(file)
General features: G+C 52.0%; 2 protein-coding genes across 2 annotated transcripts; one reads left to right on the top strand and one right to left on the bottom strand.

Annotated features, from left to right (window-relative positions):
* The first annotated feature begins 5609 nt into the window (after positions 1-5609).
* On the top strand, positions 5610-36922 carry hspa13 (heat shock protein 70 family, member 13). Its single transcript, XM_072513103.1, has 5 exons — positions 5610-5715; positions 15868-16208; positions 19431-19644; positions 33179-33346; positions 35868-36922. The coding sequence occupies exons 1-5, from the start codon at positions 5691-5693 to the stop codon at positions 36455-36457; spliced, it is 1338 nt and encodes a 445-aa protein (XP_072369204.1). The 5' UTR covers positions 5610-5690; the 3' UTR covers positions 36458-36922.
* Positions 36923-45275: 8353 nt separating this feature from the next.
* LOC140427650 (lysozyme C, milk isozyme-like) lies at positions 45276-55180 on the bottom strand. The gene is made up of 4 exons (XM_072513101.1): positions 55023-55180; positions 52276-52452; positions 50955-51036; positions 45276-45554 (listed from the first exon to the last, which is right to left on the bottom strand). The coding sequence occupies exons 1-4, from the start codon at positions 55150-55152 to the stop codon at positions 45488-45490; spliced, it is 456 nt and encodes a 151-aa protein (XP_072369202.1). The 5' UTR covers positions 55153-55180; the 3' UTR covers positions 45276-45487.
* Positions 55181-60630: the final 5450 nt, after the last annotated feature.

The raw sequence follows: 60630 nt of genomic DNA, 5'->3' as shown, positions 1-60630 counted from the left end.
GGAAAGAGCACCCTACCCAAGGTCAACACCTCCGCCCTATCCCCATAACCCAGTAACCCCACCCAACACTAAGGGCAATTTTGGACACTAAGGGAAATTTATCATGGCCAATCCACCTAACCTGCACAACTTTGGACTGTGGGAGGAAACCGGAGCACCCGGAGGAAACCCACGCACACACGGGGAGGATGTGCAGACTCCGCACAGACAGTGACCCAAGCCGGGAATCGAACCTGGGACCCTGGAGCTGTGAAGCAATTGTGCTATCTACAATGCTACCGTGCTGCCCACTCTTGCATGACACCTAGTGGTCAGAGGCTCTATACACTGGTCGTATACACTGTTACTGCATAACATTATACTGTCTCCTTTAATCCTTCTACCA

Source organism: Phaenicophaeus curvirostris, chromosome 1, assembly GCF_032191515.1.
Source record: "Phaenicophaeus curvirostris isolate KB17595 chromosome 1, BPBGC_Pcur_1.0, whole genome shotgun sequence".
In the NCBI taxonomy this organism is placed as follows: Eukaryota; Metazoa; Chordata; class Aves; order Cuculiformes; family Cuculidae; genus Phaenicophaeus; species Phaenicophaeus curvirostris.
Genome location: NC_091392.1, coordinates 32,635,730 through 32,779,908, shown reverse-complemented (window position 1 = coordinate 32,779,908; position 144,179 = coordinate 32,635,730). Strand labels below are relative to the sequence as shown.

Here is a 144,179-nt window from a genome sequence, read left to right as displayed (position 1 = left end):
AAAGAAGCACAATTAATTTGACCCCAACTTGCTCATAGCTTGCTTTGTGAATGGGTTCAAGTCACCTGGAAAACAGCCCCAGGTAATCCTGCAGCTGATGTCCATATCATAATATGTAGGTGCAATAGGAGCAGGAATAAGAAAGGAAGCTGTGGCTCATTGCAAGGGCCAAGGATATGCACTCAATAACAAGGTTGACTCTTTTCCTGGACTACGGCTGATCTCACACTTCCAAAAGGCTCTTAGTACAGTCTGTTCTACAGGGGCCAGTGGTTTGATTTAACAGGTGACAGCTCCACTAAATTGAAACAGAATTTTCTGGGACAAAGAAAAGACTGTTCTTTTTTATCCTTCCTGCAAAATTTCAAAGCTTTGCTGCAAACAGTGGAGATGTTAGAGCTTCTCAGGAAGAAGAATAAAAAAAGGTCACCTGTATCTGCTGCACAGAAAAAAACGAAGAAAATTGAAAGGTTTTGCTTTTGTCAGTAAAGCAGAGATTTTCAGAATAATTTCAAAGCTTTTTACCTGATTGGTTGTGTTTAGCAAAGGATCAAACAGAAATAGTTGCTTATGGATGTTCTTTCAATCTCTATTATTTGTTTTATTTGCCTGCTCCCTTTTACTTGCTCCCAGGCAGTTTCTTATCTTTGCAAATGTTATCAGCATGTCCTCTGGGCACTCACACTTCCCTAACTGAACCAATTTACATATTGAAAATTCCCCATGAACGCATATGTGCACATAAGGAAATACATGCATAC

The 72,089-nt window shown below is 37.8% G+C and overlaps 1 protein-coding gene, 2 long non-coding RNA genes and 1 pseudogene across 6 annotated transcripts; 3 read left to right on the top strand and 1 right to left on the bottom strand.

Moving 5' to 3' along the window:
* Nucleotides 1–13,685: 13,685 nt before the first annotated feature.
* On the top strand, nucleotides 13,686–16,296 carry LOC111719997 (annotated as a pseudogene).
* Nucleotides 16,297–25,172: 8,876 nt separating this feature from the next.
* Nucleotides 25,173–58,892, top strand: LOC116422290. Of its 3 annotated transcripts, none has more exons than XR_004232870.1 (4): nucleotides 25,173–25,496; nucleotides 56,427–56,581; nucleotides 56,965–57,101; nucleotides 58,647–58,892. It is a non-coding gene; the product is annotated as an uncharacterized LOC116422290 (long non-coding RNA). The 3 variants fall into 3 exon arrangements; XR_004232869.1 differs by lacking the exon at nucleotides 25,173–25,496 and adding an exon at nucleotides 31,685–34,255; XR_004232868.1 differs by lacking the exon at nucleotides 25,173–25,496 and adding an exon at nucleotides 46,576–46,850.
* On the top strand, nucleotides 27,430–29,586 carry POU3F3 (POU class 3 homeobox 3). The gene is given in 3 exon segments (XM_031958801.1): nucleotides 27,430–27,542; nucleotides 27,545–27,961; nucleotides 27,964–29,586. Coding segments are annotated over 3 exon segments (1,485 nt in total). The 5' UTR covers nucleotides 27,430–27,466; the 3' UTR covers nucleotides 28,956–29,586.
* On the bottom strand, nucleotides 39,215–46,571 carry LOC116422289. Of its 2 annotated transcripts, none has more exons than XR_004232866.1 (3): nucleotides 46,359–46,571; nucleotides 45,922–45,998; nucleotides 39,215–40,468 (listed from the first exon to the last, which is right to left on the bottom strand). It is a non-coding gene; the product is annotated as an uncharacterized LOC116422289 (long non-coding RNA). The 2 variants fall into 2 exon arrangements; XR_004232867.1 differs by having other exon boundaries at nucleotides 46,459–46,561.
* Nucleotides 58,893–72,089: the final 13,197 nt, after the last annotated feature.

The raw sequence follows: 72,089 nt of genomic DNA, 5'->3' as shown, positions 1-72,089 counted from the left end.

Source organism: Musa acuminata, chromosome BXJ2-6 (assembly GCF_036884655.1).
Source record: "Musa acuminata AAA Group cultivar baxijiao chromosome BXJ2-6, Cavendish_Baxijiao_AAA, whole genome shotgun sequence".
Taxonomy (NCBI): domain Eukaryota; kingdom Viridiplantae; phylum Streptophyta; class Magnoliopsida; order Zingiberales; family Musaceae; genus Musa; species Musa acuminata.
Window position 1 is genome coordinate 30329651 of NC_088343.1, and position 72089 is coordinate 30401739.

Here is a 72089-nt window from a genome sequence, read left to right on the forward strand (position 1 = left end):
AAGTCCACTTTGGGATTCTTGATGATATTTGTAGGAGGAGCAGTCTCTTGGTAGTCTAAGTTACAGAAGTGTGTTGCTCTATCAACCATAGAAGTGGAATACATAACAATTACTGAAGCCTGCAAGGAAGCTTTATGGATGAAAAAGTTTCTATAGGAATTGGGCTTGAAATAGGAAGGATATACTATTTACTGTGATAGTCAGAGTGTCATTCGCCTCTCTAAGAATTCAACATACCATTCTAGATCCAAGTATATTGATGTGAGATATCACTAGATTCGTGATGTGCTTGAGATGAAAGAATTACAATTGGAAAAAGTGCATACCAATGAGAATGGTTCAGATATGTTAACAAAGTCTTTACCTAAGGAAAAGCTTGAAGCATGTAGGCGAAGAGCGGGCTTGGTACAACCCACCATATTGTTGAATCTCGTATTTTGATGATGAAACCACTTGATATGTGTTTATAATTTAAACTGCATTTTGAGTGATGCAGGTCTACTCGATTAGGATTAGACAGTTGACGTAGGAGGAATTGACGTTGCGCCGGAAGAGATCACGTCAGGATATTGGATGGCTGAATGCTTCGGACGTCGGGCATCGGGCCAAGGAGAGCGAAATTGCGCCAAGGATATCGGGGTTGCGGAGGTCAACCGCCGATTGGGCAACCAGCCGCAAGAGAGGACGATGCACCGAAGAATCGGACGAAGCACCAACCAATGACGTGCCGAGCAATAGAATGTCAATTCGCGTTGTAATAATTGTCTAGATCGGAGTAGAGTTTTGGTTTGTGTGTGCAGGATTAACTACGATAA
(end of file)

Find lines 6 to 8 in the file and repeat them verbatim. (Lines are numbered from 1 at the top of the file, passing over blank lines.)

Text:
* LOC140427650 (lysozyme C, milk isozyme-like) lies at positions 45276-55180 on the bottom strand. The gene is made up of 4 exons (XM_072513101.1): positions 55023-55180; positions 52276-52452; positions 50955-51036; positions 45276-45554 (listed from the first exon to the last, which is right to left on the bottom strand). The coding sequence occupies exons 1-4, from the start codon at positions 55150-55152 to the stop codon at positions 45488-45490; spliced, it is 456 nt and encodes a 151-aa protein (XP_072369202.1). The 5' UTR covers positions 55153-55180; the 3' UTR covers positions 45276-45487.
* Positions 55181-60630: the final 5450 nt, after the last annotated feature.

The raw sequence follows: 60630 nt of genomic DNA, 5'->3' as shown, positions 1-60630 counted from the left end.